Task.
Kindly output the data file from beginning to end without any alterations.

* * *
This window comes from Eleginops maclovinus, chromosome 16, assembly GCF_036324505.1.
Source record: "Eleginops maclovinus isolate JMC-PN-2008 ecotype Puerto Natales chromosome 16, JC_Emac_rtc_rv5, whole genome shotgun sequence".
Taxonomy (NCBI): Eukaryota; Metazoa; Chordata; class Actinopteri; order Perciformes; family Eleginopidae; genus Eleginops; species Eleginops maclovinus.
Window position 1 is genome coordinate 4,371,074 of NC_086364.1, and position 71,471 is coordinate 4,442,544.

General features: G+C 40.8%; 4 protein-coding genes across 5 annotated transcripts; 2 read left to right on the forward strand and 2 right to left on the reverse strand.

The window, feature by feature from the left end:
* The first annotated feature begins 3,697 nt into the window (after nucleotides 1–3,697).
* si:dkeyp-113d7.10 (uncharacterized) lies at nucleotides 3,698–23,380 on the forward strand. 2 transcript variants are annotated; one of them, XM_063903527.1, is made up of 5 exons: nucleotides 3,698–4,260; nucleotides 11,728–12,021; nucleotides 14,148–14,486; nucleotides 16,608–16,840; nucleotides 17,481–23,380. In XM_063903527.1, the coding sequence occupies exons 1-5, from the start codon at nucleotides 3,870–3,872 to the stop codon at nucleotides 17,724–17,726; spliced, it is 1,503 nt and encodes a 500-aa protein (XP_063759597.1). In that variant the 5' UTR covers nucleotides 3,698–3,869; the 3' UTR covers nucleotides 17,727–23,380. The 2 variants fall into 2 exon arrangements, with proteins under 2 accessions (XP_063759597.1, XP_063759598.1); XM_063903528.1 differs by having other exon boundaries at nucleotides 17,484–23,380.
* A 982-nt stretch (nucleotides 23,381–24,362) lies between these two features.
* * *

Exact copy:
This window comes from Eleginops maclovinus, chromosome 16, assembly GCF_036324505.1.
Source record: "Eleginops maclovinus isolate JMC-PN-2008 ecotype Puerto Natales chromosome 16, JC_Emac_rtc_rv5, whole genome shotgun sequence".
Taxonomy (NCBI): Eukaryota; Metazoa; Chordata; class Actinopteri; order Perciformes; family Eleginopidae; genus Eleginops; species Eleginops maclovinus.
Window position 1 is genome coordinate 4,371,074 of NC_086364.1, and position 71,471 is coordinate 4,442,544.

General features: G+C 40.8%; 4 protein-coding genes across 5 annotated transcripts; 2 read left to right on the forward strand and 2 right to left on the reverse strand.

The window, feature by feature from the left end:
* The first annotated feature begins 3,697 nt into the window (after nucleotides 1–3,697).
* si:dkeyp-113d7.10 (uncharacterized) lies at nucleotides 3,698–23,380 on the forward strand. 2 transcript variants are annotated; one of them, XM_063903527.1, is made up of 5 exons: nucleotides 3,698–4,260; nucleotides 11,728–12,021; nucleotides 14,148–14,486; nucleotides 16,608–16,840; nucleotides 17,481–23,380. In XM_063903527.1, the coding sequence occupies exons 1-5, from the start codon at nucleotides 3,870–3,872 to the stop codon at nucleotides 17,724–17,726; spliced, it is 1,503 nt and encodes a 500-aa protein (XP_063759597.1). In that variant the 5' UTR covers nucleotides 3,698–3,869; the 3' UTR covers nucleotides 17,727–23,380. The 2 variants fall into 2 exon arrangements, with proteins under 2 accessions (XP_063759597.1, XP_063759598.1); XM_063903528.1 differs by having other exon boundaries at nucleotides 17,484–23,380.
* A 982-nt stretch (nucleotides 23,381–24,362) lies between these two features.